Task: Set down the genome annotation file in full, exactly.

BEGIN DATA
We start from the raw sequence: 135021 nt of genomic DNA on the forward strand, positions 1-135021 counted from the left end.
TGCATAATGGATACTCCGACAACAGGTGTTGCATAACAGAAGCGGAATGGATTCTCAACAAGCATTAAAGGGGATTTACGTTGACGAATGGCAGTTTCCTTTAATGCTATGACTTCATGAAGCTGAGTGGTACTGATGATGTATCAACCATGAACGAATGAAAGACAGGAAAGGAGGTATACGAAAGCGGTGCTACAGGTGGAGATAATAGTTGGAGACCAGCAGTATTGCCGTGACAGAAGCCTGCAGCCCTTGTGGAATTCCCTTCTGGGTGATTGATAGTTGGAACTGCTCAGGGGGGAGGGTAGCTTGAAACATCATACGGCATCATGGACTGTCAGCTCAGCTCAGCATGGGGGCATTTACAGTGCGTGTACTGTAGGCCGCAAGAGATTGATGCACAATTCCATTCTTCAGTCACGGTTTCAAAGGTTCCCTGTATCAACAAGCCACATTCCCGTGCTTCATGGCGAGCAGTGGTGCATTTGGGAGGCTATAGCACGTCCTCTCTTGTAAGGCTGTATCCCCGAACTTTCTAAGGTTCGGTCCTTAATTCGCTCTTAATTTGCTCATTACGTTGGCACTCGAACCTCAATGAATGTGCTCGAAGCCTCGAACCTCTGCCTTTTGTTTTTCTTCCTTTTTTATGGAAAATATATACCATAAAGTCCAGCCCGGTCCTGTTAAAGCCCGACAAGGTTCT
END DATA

We start from the raw sequence: 135021 nt of genomic DNA on the forward strand, positions 1-135021 counted from the left end.
TGCATAATGGATACTCCGACAACAGGTGTTGCATAACAGAAGCGGAATGGATTCTCAACAAGCATTAAAGGGGATTTACGTTGACGAATGGCAGTTTCCTTTAATGCTATGACTTCATGAAGCTGAGTGGTACTGATGATGTATCAACCATGAACGAATGAAAGACAGGAAAGGAGGTATACGAAAGCGGTGCTACAGGTGGAGATAATAGTTGGAGACCAGCAGTATTGCCGTGACAGAAGCCTGCAGCCCTTGTGGAATTCCCTTCTGGGTGATTGATAGTTGGAACTGCTCAGGGGGGAGGGTAGCTTGAAACATCATACGGCATCATGGACTGTCAGCTCAGCTCAGCATGGGGGCATTTACAGTGCGTGTACTGTAGGCCGCAAGAGATTGATGCACAATTCCATTCTTCAGTCACGGTTTCAAAGGTTCCCTGTATCAACAAGCCACATTCCCGTGCTTCATGGCGAGCAGTGGTGCATTTGGGAGGCTATAGCACGTCCTCTCTTGTAAGGCTGTATCCCCGAACTTTCTAAGGTTCGGTCCTTAATTCGCTCTTAATTTGCTCATTACGTTGGCACTCGAACCTCAATGAATGTGCTCGAAGCCTCGAACCTCTGCCTTTTGTTTTTCTTCCTTTTTTATGGAAAATATATACCATAAAGTCCAGCCCGGTCCTGTTAAAGCCCGACAAGGTTCT